found in the Federal period,

to  be “charming.”

Is this an example of 

your dream house?

I could see this as a destination

beautiful bed and breakfast.

Here’s a blogger,

Norm Frampton,

who had the graciousness 

to allow door enthusiasts 

to gather around,

attaching their links to his blog:


Come visit my area and I will 

assure you of many more 

interesting doors and

history “galore!”

Thursday’s Doors ~ Janes’ House, distant view


This house sits on some acreage,

a great expanse of green.

This four-pillared home

once belonged to the

Janes’ family  in

the 1820 -1840’s,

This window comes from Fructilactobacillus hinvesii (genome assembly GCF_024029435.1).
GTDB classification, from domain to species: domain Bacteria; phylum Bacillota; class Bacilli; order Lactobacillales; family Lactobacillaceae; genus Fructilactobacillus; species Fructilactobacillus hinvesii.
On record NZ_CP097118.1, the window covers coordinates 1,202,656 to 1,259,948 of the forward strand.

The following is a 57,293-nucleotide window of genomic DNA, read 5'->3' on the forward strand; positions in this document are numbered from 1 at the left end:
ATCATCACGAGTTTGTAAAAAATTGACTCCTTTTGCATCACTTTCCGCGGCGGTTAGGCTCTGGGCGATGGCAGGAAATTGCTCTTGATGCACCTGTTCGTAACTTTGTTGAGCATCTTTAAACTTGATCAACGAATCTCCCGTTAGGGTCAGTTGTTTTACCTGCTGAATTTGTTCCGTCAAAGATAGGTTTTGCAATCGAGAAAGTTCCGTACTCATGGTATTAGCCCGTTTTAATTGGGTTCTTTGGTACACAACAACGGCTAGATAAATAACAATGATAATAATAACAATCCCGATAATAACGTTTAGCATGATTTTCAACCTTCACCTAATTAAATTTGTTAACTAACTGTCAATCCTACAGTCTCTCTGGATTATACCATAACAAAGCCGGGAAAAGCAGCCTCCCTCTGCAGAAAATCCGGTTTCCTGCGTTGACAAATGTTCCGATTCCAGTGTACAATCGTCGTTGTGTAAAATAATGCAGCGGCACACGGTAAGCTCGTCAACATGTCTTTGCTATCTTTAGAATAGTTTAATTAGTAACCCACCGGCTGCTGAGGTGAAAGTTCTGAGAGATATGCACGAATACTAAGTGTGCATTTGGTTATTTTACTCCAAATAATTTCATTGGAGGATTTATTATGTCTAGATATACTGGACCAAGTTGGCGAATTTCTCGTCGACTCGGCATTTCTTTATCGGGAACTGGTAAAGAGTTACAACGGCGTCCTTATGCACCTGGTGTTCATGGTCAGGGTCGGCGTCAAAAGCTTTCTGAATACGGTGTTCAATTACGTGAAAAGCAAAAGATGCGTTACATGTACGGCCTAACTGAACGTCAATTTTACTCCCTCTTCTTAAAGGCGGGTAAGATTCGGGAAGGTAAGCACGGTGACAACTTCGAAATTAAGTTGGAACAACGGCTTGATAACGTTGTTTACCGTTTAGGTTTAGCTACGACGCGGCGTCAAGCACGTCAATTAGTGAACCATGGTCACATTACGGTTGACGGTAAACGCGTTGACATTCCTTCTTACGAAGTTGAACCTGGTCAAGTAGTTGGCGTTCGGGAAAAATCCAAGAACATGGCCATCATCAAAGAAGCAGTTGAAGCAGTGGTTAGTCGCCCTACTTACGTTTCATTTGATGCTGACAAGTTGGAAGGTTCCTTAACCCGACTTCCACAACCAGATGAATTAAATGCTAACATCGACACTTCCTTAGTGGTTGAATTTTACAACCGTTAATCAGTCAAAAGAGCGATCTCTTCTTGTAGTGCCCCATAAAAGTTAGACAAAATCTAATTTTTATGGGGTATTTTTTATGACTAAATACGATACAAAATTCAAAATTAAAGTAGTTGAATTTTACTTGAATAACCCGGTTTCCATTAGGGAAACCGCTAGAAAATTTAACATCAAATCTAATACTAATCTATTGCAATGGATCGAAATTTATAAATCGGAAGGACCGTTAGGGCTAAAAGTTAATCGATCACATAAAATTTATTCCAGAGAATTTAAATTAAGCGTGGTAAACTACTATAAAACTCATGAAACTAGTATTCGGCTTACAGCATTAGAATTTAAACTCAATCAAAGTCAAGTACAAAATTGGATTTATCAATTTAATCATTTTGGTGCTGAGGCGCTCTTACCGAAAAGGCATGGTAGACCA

founding members

of the mill owner’s family.

This house has the white

barn with hex symbols set

back and down a winding road.

(The post with barn which matches

this whitewashed brick home 

may be found on May 25, 2017.)

Traveling back into the 1800’s

here in my small town to a

beginning industry and 

series of barn posts.

Still would like to

thank those who 

read my doors’

posts and go

check out the

Thursday’s Doors

manager, Norm

Frampton at:


Have fun exploring Norm’s doors

and his blue frogs which link us

to centuries of doors of all kinds.

The Barn design ~ Stratford on the Whetstone, post #3



Thank you for checking out

this barn design used for our

Delaware County Historical Society,

~ Delaware, Ohio ~

Please check out other posts 

today but no need for comments.

I posted an invaluable link on

each of the other posts.